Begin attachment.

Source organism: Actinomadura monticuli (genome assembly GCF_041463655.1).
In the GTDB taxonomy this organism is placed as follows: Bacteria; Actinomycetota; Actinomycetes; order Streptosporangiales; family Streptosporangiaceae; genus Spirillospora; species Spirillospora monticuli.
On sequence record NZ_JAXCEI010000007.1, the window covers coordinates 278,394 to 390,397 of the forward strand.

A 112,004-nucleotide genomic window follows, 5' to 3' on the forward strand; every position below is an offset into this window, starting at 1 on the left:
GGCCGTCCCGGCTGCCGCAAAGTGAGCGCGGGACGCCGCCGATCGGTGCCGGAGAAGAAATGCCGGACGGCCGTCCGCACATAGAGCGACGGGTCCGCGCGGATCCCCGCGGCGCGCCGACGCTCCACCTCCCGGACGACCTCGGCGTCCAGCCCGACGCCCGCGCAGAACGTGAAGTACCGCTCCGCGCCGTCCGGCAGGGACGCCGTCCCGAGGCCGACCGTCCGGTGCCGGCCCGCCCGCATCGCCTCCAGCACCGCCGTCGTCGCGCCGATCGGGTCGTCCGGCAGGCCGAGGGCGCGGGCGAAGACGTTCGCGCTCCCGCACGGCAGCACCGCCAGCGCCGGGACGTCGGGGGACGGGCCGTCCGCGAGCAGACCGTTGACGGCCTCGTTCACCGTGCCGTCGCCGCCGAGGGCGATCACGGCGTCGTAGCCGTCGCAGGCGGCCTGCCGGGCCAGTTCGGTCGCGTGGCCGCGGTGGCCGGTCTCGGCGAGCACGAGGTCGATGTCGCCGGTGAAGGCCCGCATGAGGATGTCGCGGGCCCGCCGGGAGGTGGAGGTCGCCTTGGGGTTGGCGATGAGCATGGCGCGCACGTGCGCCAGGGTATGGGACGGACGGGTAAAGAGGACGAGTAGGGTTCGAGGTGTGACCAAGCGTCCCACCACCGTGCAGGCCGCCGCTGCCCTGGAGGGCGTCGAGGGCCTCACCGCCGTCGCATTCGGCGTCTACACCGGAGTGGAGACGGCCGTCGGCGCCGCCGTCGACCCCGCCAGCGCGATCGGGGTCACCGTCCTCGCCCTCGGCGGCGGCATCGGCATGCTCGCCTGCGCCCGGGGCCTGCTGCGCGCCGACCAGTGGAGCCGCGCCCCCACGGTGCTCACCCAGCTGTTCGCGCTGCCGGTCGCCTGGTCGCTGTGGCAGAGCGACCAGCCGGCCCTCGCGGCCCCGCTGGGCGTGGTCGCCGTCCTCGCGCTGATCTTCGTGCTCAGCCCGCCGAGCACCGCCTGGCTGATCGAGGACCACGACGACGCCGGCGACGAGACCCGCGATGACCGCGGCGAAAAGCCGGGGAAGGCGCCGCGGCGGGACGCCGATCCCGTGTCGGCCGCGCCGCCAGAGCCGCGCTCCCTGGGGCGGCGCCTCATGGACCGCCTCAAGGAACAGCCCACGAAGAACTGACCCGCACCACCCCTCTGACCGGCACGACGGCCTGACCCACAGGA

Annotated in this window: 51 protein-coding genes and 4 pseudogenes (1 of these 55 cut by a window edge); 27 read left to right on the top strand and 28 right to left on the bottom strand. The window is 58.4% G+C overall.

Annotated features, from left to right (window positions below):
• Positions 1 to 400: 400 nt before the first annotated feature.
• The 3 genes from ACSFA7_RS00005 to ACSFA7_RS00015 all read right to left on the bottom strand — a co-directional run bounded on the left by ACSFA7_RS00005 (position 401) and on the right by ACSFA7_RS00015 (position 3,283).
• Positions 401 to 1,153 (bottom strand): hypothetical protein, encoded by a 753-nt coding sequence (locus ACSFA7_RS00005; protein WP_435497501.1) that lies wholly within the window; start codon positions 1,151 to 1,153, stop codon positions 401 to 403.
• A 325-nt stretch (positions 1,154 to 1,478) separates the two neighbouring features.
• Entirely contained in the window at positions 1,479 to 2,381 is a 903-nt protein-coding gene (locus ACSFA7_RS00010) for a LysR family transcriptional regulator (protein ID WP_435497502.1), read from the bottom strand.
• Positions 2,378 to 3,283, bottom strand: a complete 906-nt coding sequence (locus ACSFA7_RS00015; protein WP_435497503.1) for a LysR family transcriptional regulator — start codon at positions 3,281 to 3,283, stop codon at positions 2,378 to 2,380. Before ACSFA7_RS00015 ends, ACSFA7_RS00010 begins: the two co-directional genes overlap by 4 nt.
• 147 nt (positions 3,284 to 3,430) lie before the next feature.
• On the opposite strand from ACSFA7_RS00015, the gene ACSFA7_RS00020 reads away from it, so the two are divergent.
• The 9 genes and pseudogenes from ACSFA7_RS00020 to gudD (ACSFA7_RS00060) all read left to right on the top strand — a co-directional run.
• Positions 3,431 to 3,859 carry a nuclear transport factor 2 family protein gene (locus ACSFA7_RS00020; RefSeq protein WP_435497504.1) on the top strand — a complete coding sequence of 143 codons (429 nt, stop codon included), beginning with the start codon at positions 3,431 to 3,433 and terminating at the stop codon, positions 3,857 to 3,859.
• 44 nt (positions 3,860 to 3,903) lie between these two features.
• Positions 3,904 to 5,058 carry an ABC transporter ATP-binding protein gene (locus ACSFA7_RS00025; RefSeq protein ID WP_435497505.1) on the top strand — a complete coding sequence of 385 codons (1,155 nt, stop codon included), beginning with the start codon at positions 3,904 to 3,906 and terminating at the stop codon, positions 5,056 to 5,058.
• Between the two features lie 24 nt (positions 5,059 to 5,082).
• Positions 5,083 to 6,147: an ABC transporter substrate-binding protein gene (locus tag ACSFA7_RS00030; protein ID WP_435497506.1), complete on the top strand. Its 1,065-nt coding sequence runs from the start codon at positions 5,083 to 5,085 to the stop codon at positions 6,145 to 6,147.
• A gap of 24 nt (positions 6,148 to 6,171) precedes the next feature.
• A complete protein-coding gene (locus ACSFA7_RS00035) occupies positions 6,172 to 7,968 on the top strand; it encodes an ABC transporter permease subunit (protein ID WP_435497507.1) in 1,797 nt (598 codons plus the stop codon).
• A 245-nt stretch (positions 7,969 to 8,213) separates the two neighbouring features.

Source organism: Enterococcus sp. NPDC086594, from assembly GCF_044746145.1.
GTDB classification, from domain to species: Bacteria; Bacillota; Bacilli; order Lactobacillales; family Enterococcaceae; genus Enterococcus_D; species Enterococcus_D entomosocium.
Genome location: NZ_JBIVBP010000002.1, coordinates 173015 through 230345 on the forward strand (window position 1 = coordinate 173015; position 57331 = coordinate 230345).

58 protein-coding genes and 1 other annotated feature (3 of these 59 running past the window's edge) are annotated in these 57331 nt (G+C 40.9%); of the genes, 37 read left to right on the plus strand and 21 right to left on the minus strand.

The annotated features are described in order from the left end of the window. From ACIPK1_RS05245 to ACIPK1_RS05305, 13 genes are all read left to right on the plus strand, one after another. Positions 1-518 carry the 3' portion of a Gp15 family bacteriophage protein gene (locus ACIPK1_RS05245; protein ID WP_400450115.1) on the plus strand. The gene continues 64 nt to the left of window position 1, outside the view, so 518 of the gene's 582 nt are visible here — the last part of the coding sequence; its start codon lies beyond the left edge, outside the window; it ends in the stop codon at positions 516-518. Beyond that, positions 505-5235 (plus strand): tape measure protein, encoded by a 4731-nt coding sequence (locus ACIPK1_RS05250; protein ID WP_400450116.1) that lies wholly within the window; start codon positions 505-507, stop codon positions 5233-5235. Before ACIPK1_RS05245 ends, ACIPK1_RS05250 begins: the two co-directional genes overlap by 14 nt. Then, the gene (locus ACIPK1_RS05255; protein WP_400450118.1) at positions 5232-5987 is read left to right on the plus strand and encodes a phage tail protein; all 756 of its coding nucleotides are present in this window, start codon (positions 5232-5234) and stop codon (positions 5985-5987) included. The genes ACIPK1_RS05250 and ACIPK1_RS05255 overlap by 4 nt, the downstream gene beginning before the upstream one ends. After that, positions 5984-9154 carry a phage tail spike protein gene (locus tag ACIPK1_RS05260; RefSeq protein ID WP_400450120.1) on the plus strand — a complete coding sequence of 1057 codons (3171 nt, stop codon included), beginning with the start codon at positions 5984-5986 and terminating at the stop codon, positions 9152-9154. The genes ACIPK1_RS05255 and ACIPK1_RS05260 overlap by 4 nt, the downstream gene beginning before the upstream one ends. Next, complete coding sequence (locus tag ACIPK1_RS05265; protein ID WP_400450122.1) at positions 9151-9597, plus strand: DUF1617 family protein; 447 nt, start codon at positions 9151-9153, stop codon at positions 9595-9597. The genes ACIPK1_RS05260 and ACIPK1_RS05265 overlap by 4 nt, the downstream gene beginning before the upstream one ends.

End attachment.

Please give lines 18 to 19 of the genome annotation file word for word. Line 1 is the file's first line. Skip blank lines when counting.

• 44 nt (positions 3,860 to 3,903) lie between these two features.
• Positions 3,904 to 5,058 carry an ABC transporter ATP-binding protein gene (locus ACSFA7_RS00025; RefSeq protein ID WP_435497505.1) on the top strand — a complete coding sequence of 385 codons (1,155 nt, stop codon included), beginning with the start codon at positions 3,904 to 3,906 and terminating at the stop codon, positions 5,056 to 5,058.